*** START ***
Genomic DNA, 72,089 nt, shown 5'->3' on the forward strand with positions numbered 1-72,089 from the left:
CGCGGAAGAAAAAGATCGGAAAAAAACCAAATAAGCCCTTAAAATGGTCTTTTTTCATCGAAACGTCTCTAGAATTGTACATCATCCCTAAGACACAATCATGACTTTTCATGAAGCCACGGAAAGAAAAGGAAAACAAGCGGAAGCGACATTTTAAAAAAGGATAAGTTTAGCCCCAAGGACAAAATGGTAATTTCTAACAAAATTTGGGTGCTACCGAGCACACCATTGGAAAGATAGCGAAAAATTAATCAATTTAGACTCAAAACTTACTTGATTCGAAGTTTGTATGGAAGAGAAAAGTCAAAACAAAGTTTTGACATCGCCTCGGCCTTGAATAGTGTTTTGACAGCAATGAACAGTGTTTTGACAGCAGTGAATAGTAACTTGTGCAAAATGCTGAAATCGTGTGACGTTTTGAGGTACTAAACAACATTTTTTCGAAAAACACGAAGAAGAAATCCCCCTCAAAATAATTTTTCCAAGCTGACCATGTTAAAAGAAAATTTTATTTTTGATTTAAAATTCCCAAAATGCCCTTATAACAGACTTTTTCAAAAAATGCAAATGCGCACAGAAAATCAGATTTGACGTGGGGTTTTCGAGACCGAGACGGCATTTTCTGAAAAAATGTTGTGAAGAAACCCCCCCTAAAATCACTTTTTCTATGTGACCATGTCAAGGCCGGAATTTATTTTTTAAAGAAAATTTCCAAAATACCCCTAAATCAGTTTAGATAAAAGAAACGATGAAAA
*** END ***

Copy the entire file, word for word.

Genomic DNA, 72,089 nt, shown 5'->3' on the forward strand with positions numbered 1-72,089 from the left:
CGCGGAAGAAAAAGATCGGAAAAAAACCAAATAAGCCCTTAAAATGGTCTTTTTTCATCGAAACGTCTCTAGAATTGTACATCATCCCTAAGACACAATCATGACTTTTCATGAAGCCACGGAAAGAAAAGGAAAACAAGCGGAAGCGACATTTTAAAAAAGGATAAGTTTAGCCCCAAGGACAAAATGGTAATTTCTAACAAAATTTGGGTGCTACCGAGCACACCATTGGAAAGATAGCGAAAAATTAATCAATTTAGACTCAAAACTTACTTGATTCGAAGTTTGTATGGAAGAGAAAAGTCAAAACAAAGTTTTGACATCGCCTCGGCCTTGAATAGTGTTTTGACAGCAATGAACAGTGTTTTGACAGCAGTGAATAGTAACTTGTGCAAAATGCTGAAATCGTGTGACGTTTTGAGGTACTAAACAACATTTTTTCGAAAAACACGAAGAAGAAATCCCCCTCAAAATAATTTTTCCAAGCTGACCATGTTAAAAGAAAATTTTATTTTTGATTTAAAATTCCCAAAATGCCCTTATAACAGACTTTTTCAAAAAATGCAAATGCGCACAGAAAATCAGATTTGACGTGGGGTTTTCGAGACCGAGACGGCATTTTCTGAAAAAATGTTGTGAAGAAACCCCCCCTAAAATCACTTTTTCTATGTGACCATGTCAAGGCCGGAATTTATTTTTTAAAGAAAATTTCCAAAATACCCCTAAATCAGTTTAGATAAAAGAAACGATGAAAA